The most turbulent of the licenses is the Foxwoods Casino Category 2 license in Philadelphia which was initially approved in 2006. The construction of the Foxwoods’ project was delayed and financing for the project was ultimately lost. Foxwoods requested various extensions, some of which were granted by the Board. However, the Board in December 2010 revoked Foxwoods’ license for not meeting the licensing conditions and not having the facility opened within the timeframe required under the Act. Foxwoods appealed the Board’s decision, but the Pennsylvania Commonwealth Court upheld the revocation.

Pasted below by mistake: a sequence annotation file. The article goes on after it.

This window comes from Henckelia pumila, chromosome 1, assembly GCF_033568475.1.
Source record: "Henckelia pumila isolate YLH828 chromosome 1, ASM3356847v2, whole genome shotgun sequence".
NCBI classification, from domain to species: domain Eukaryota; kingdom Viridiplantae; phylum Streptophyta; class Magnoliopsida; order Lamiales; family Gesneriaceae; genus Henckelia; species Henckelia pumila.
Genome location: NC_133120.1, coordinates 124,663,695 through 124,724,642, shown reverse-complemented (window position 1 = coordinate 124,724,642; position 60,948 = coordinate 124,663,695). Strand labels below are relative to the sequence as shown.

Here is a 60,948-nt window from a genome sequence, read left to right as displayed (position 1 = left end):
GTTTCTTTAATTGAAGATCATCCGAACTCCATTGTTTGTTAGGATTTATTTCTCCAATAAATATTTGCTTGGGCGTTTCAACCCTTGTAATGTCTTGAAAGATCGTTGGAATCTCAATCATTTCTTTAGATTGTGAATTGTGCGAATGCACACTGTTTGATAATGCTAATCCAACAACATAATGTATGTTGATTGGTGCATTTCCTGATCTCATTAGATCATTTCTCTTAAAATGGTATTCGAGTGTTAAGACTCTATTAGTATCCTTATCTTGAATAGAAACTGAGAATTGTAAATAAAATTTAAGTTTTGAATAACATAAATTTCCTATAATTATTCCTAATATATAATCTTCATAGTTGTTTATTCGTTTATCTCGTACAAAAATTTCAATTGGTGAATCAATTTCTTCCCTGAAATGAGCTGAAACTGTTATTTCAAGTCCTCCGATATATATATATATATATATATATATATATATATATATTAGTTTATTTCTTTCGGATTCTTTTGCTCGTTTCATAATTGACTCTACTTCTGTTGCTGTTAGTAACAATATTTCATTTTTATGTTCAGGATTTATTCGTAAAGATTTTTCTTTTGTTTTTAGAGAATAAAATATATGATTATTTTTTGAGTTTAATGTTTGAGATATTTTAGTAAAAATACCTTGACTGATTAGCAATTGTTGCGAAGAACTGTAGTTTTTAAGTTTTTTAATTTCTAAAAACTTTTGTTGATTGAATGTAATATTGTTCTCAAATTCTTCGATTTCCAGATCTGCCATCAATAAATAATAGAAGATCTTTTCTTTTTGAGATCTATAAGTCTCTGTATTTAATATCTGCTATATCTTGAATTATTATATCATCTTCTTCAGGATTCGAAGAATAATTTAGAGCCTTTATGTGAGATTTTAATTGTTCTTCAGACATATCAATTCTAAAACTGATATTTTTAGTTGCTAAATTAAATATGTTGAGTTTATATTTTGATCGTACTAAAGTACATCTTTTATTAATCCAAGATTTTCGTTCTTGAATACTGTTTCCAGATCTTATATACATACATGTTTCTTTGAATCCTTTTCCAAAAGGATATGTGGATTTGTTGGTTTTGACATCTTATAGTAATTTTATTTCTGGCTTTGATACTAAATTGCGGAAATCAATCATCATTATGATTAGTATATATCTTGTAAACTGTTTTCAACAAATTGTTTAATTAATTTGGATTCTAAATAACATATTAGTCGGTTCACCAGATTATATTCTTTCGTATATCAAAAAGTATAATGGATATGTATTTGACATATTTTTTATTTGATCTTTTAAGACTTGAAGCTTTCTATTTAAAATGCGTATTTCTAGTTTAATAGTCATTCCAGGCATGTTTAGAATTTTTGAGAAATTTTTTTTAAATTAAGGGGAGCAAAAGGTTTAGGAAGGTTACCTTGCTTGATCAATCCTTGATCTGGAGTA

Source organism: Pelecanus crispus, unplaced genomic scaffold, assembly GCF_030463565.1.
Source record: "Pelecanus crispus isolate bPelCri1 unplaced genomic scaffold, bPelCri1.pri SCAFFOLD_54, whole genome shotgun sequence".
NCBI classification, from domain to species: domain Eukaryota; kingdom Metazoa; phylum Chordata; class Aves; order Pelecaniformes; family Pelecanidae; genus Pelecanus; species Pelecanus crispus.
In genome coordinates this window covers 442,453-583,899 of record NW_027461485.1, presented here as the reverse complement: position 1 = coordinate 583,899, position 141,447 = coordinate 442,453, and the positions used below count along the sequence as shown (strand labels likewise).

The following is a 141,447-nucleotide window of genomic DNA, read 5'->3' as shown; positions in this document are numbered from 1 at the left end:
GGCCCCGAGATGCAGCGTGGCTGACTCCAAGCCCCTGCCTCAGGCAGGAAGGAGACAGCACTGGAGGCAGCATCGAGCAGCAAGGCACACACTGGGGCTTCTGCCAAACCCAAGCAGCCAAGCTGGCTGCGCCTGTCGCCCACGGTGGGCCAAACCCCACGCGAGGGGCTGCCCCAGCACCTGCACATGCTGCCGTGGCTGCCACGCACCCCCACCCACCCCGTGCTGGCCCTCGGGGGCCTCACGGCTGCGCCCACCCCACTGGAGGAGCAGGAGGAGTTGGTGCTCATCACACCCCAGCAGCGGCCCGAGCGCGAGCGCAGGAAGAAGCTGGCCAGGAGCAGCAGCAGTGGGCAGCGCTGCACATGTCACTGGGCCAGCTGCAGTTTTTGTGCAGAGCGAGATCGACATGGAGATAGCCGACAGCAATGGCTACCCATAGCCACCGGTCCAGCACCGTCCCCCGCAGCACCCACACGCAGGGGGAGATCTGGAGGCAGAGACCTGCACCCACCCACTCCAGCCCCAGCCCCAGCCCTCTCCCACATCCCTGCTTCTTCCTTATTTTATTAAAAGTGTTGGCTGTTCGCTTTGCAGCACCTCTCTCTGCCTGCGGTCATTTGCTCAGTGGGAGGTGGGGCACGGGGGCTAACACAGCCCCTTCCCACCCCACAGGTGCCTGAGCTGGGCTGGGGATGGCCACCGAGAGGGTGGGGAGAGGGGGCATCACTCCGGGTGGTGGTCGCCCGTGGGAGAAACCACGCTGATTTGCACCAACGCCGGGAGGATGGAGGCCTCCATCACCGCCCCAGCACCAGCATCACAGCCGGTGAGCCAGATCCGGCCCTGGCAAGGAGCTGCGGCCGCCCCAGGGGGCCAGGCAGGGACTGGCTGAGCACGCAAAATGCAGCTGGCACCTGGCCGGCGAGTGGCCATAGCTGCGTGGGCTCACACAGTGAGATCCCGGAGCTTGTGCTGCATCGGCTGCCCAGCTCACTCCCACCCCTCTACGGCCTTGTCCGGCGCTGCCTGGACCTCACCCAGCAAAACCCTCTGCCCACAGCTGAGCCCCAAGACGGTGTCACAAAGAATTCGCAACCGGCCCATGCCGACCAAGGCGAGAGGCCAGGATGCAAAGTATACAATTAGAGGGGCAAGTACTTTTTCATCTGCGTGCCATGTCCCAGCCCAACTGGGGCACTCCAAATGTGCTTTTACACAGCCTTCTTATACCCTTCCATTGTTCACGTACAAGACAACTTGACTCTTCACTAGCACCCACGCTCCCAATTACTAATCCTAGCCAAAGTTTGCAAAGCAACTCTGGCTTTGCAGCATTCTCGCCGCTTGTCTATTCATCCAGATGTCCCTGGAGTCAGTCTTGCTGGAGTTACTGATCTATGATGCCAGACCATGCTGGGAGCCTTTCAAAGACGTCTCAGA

During the 2011 legislative session, a house bill was introduced that would have put the remaining Category 2 license out to bid with a minimum bid of $66.5 million for the slot license and table game license, removed the location of the license from Philadelphia which would allow for the license to be considered for anywhere in the Commonwealth, and removed the ownership restriction for existing facilities allowing them to bid on the proposal. This legislation was tabled in December 2011, but similar legislation is expected to be proposed during this legislative session.